On Nov. 28, 1969, three months after Woodstock, Janis Joplin, Sly & The Family Stone, Jefferson Airplane and others in that historic lineup came down to Florida for another three-day music festival. The Palm Beach headliner was the Rolling Stones, who six days later would headline the infamous Altamont Speedway Free Festival where four people died, one by stabbing.
Perhaps being historically sandwiched between Woodstock and Altamont is why few seem to remember the Palm Beach Pop Festival (officially, the Palm Beach Music & Art Festival; aka, “Woodstock South”). It’s a shame considering the festival’s all-star lineup — which also included the Chambers Brothers, The Byrds, and Steppenwolf (but notably not Jimi Hendrix) — and the outlandish reports of official local resistance to the influx of 50,000 “long hairs”. Check out this excerpt from a 2009 Palm Beach Post article.
Then-Palm Beach County Sheriff Bill Heidtman vowed to make life miserable for the free-loving, pot-smoking, anti-establishment youngsters who were coming to the Palm Beach Pop Festival. He threatened to herd alligators toward the crowd, gathered on a grassy field at the Palm Beach International Raceway. And he promised to dig out fire ant colonies and relocate them at the venue.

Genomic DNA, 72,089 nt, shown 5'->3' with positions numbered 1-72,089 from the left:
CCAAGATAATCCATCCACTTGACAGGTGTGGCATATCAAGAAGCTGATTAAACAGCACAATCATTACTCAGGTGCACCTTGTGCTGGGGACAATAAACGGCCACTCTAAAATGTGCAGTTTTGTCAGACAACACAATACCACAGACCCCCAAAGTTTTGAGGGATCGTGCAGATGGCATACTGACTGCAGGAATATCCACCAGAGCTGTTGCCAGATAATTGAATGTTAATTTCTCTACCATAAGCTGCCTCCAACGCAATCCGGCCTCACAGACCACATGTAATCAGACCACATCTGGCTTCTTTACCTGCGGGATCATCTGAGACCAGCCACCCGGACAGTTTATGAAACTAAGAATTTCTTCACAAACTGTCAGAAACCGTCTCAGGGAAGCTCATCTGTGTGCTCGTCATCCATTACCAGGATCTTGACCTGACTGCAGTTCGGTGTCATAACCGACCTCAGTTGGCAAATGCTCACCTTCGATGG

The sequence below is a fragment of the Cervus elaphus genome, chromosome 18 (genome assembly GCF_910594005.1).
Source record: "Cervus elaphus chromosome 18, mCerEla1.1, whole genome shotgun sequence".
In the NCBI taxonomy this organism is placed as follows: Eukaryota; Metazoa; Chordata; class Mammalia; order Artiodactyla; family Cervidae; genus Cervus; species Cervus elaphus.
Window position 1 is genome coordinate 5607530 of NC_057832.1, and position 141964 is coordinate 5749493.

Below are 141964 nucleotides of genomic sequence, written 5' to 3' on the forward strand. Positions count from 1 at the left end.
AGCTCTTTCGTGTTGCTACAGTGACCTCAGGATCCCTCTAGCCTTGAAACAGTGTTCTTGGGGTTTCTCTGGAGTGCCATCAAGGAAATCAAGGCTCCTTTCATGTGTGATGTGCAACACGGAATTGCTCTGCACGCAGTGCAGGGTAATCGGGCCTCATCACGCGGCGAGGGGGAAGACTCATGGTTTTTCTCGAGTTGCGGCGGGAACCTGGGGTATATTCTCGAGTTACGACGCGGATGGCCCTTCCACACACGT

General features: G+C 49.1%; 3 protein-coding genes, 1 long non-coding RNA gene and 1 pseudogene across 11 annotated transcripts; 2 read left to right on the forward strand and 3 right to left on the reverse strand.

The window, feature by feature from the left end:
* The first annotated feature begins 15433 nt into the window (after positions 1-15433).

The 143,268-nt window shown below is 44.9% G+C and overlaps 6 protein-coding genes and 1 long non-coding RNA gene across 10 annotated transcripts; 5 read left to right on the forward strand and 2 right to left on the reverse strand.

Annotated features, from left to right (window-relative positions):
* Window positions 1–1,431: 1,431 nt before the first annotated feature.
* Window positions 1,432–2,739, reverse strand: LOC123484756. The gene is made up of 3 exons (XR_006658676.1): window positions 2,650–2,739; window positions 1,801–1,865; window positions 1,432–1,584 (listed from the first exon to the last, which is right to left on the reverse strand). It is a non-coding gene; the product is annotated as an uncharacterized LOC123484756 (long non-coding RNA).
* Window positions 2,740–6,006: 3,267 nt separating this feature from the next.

And it wasn’t a warm welcome in another sense: a cold rain swept through over the weekend and turned the grounds into a mud pit. The stouthearted slept atop their cars, but many packed it in and left, so that only about 3,000 people witnessed the Stones’ closing performance.
Despite the hitches, the Palm Beach Pop Festival is yet further substantiation of South Florida’s place in rock and roll history. There was Jim Morrison’s Miami Incident, The Beatles’ Ed Sullivan debut (filmed in Miami Beach), and, 41 years ago today, there was the Palm Beach Pop Festival. While the first two are famous (or infamous) events, the Palm Beach Pop Festival seems just about forgotten.
You can learn more about the concert at palmbeachpopfestival.com, which features photos taken by Ken Davidoff, the festival’s official photographer. Also, check out this news report from the run-up to the festival. “The kids are coming,” says the reporter. “Critics warned it would be an uncontrollable orgy.” No wonder so many people showed up.